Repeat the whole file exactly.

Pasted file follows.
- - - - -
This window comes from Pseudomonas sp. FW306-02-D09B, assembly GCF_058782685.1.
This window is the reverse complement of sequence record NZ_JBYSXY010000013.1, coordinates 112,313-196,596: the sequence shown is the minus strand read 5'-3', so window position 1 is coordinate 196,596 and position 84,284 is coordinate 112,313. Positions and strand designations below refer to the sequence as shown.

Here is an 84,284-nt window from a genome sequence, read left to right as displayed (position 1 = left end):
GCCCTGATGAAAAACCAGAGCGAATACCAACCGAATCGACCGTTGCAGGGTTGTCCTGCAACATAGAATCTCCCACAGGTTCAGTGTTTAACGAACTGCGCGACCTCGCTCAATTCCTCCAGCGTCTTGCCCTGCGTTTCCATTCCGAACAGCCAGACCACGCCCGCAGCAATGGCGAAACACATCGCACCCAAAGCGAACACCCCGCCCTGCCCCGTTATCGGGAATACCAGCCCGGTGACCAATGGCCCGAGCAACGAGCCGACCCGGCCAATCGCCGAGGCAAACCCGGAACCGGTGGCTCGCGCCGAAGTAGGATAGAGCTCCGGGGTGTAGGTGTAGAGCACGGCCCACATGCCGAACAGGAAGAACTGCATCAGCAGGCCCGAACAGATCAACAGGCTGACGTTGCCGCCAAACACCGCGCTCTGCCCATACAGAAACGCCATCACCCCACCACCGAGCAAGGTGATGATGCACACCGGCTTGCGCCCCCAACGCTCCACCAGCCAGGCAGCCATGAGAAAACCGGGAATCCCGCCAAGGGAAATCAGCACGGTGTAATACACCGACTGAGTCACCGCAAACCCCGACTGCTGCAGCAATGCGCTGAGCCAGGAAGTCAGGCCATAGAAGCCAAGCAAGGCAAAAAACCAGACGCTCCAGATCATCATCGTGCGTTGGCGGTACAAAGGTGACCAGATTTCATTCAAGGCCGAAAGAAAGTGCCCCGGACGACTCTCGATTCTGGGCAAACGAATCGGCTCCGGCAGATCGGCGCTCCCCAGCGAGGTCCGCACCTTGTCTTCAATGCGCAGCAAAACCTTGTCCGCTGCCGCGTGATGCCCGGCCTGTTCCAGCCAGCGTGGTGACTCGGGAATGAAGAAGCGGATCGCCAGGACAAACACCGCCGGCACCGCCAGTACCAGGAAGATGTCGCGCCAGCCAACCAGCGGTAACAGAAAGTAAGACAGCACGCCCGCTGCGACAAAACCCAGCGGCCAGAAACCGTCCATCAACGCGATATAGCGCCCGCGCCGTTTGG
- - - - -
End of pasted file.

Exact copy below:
This window comes from Pseudomonas sp. FW306-02-D09B, assembly GCF_058782685.1.
This window is the reverse complement of sequence record NZ_JBYSXY010000013.1, coordinates 112,313-196,596: the sequence shown is the minus strand read 5'-3', so window position 1 is coordinate 196,596 and position 84,284 is coordinate 112,313. Positions and strand designations below refer to the sequence as shown.

Here is an 84,284-nt window from a genome sequence, read left to right as displayed (position 1 = left end):
GCCCTGATGAAAAACCAGAGCGAATACCAACCGAATCGACCGTTGCAGGGTTGTCCTGCAACATAGAATCTCCCACAGGTTCAGTGTTTAACGAACTGCGCGACCTCGCTCAATTCCTCCAGCGTCTTGCCCTGCGTTTCCATTCCGAACAGCCAGACCACGCCCGCAGCAATGGCGAAACACATCGCACCCAAAGCGAACACCCCGCCCTGCCCCGTTATCGGGAATACCAGCCCGGTGACCAATGGCCCGAGCAACGAGCCGACCCGGCCAATCGCCGAGGCAAACCCGGAACCGGTGGCTCGCGCCGAAGTAGGATAGAGCTCCGGGGTGTAGGTGTAGAGCACGGCCCACATGCCGAACAGGAAGAACTGCATCAGCAGGCCCGAACAGATCAACAGGCTGACGTTGCCGCCAAACACCGCGCTCTGCCCATACAGAAACGCCATCACCCCACCACCGAGCAAGGTGATGATGCACACCGGCTTGCGCCCCCAACGCTCCACCAGCCAGGCAGCCATGAGAAAACCGGGAATCCCGCCAAGGGAAATCAGCACGGTGTAATACACCGACTGAGTCACCGCAAACCCCGACTGCTGCAGCAATGCGCTGAGCCAGGAAGTCAGGCCATAGAAGCCAAGCAAGGCAAAAAACCAGACGCTCCAGATCATCATCGTGCGTTGGCGGTACAAAGGTGACCAGATTTCATTCAAGGCCGAAAGAAAGTGCCCCGGACGACTCTCGATTCTGGGCAAACGAATCGGCTCCGGCAGATCGGCGCTCCCCAGCGAGGTCCGCACCTTGTCTTCAATGCGCAGCAAAACCTTGTCCGCTGCCGCGTGATGCCCGGCCTGTTCCAGCCAGCGTGGTGACTCGGGAATGAAGAAGCGGATCGCCAGGACAAACACCGCCGGCACCGCCAGTACCAGGAAGATGTCGCGCCAGCCAACCAGCGGTAACAGAAAGTAAGACAGCACGCCCGCTGCGACAAAACCCAGCGGCCAGAAACCGTCCATCAACGCGATATAGCGCCCGCGCCGTTTGG